Intimacy After Childbirth
Overcoming sexual obstacles
Nuts-and-Bolts Problem Solving
If you notice any vaginal spotting, regardless of whether you've resumed making love, report it to your doctor.
If necessary, you can always seek counseling. Professional sex therapists and/or marriage counselors can often get to the root of communication problems or sexual relationship difficulties in just a few intense sessions.
Some of the factors inhibiting your sexual relationship-stabilizing hormone levels, the effect of nursing, your body image, and postpartum depression and healing-should improve on their own with the passage of time. When you are both ready, you also can take steps to overcome most of the other obstacles to renewed lovemaking (although exhaustion may be something you'll have to learn to live with). You can get past a lack of natural lubrication, for instance, by using an artificial lubricant until vaginal secretions resume.
If pain is the problem, then try different positions until you find one (or more) that are more comfortable for you. For example, women have more control over the depth of penetration and so feel less pressure on the perineum if they are on top or side to side rather than on the bottom. If you can't find any sexual position that's comfortable, talk to your doctor. A topical estrogen cream (available by prescription only) may alleviate some of your soreness and pain.
If you are finding it difficult to relax enough to make love, try your favorite relaxation techniques before you get into bed:
- Take a warm bath.
- Try some of the relaxation exercises practiced during pregnancy.
- Share a glass of wine with your partner (although you should avoid overindulging with alcohol).
Try to expand your sexual horizons, too. Just because one or both of you doesn't feel like intercourse, you can still find many other ways to express your love for each other: talking, wining (not too much) and dining, hand-holding, lying in bed together, cuddling, and a wide variety of sexual foreplay.
In the Mood
Don't resume having sexual intercourse until your doctor gives you the okay. If you and your partner are feeling romantic before your doctor has said it's okay, find some other way to satisfy each other. Because only intercourse is inadvisable during the first postpartum weeks, the range of possibilities extends all the way from hand-holding to oral sex.
Take your time. Don't force yourself to fake sexual feelings or have sexual intercourse before both of you are ready for it. After all, the normal balance of maternal hormones may not return for months after delivery. What's more, you may do more long-term damage to your sexual relationship by rushing into postpartum sex and having bad sexual experiences than you would by waiting until you both feel good about it. So try not to obsess about sex; give yourself and your partner time.
Whenever you resume your lovemaking, you may need to lower your expectations somewhat. It may be weeks or even months, for example, before you (or your partner) have an orgasm again. In the meantime, both of you need to remain as patient, loving, and understanding as you can. You need time to recapture both the mutual ardor and the gratification that marked your sexual relations before your baby arrived.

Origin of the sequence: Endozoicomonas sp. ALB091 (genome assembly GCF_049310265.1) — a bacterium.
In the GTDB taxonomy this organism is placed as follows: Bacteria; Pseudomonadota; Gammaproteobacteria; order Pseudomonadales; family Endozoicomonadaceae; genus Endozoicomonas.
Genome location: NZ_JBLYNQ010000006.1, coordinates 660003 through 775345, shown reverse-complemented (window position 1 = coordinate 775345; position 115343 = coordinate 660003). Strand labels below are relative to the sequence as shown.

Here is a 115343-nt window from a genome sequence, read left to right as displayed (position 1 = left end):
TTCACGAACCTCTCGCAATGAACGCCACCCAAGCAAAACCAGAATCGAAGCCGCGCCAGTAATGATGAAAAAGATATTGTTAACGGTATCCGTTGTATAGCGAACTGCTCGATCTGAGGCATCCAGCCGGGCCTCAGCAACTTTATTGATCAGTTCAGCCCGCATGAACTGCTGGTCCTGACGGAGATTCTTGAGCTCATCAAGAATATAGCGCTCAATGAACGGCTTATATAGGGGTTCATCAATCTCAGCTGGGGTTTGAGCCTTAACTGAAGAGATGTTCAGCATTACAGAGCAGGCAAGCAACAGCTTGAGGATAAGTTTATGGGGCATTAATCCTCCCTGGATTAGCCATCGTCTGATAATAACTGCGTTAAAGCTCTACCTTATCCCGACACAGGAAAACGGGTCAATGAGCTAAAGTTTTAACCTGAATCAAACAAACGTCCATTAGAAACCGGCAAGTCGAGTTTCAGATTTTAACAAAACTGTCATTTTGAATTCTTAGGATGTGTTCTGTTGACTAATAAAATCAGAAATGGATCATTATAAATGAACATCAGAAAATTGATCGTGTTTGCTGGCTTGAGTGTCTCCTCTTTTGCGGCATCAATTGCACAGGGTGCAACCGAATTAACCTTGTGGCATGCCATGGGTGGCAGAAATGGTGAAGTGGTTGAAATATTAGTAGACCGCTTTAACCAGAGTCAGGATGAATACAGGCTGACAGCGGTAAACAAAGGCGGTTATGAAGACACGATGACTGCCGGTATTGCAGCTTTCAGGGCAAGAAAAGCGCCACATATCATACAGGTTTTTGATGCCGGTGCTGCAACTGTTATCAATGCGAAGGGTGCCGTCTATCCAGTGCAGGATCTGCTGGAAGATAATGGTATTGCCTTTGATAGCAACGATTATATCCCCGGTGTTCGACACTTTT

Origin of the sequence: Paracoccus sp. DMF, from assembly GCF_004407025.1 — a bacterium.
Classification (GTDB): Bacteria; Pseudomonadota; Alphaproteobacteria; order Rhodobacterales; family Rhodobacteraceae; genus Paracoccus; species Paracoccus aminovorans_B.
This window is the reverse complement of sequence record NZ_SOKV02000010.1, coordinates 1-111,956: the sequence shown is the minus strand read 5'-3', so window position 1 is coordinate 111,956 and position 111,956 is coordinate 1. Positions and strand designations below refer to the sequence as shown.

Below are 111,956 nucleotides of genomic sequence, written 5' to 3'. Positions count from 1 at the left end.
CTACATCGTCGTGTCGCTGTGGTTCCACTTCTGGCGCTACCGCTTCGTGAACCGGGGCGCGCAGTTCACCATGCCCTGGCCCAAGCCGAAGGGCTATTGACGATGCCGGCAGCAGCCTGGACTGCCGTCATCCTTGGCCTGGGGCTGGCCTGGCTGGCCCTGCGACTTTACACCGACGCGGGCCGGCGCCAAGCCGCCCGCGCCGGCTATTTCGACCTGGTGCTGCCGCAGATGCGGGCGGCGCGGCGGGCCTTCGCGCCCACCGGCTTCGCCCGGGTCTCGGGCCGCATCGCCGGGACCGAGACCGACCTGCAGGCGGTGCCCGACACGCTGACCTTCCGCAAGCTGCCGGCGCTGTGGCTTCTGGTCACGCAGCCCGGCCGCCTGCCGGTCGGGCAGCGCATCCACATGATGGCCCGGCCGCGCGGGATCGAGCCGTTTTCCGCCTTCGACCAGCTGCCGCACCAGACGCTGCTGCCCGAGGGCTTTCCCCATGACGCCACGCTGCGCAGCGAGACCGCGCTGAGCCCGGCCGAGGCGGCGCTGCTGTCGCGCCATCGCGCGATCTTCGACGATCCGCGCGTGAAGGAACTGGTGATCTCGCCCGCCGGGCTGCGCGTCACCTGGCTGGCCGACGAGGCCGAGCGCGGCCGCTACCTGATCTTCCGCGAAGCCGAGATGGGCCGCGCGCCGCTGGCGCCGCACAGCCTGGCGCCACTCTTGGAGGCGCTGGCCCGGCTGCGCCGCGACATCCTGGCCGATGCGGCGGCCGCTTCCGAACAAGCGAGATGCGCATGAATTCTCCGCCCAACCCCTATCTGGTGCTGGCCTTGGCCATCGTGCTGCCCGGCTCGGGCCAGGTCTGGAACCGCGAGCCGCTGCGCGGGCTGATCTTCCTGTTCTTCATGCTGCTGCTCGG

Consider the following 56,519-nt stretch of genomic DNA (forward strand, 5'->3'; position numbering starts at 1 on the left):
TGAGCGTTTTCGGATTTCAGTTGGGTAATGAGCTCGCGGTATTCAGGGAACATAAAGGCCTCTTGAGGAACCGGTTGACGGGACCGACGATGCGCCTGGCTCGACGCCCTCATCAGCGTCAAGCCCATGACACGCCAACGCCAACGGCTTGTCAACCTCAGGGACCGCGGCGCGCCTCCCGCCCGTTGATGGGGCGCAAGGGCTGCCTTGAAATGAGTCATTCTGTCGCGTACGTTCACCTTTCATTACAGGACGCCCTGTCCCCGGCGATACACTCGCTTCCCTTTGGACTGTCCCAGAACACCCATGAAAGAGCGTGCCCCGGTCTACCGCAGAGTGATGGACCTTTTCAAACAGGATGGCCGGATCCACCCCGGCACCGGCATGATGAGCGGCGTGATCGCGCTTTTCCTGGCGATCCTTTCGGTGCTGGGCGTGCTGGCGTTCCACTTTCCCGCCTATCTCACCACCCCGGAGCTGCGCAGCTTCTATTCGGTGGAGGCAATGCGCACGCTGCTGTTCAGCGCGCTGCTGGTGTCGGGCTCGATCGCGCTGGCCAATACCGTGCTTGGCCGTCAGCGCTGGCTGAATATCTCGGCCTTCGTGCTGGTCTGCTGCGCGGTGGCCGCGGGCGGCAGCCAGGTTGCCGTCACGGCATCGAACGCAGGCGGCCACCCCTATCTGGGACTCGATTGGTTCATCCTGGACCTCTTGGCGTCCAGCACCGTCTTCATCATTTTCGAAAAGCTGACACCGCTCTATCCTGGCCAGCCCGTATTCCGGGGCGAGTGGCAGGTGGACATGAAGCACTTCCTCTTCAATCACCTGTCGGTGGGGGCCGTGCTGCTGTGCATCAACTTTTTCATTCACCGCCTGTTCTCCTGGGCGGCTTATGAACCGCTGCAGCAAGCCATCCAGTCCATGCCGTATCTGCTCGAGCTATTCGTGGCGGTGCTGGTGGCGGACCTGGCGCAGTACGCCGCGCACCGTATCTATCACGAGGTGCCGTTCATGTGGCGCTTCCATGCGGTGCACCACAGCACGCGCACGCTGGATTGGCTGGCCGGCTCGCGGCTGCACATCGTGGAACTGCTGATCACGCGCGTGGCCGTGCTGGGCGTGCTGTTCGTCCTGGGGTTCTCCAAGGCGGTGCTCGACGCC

Sexual spontaneity does become more difficult once you have a baby, but it's not impossible. If you and your partner find yourselves alone at last, entertain the possibility of mutual seduction. If you're both feeling in the mood, for example, schedule a "date" for baby's next naptime. Or if your baby has a fairly regular nighttime sleep schedule, pencil your partner in for the slot right after bedtime. Whether you drop everything at the spur of the moment or schedule time for each other, try to make the most of your opportunities. They may be short-lived.
Almost every new parent has a story about the baby's bad sense of timing. Your baby may wake up just before you achieve sexual climax. She may pull herself up to standing for the first time while you and your partner are having intercourse. Or she may find some other creative way to interrupt or inhibit the sexual act. Try to hold on to your sense of humor if and when it happens to you.
How important is sex to you? Only you and your partner can answer that. Establish your priorities with your partner and arrange your schedule accordingly. If something else is lower on your list of priorities than making love, then let it go and devote that time to each other. But if something else is higher, by all means do the other thing first.
Most importantly, talk-and listen-to your partner. Talk about your emotions, the new sources of stress in your life, and anything else that might be affecting your sexuality. Work at seeing things from your partner's point of view, too. Do whatever you can to keep your sexual relationship going despite the lack of sexual relations. Until you're both ready to resume sexual intercourse, work on maintaining trust, patience, understanding, open lines of communication, and loving feelings.
Even after you have resumed sexual relations, continue talking honestly to your partner about sex. If you don't feel like making love because you're exhausted (or for any other reason), let your partner know. If sexual intercourse feels uncomfortable or painful, don't just grit your teeth. Let your partner know so that you can both try something different. If something new (or old) feels particularly good, share this information, too. If you let your partner know what feels best to you, then you won't have to wait for another happy accident to feel that good again.
More on: Babies
Excerpted from The Complete Idiot's Guide to Bringing Up Baby © 1997 by Kevin Osborn. All rights reserved including the right of reproduction in whole or in part in any form. Used by arrangement with Alpha Books, a member of Penguin Group (USA) Inc.
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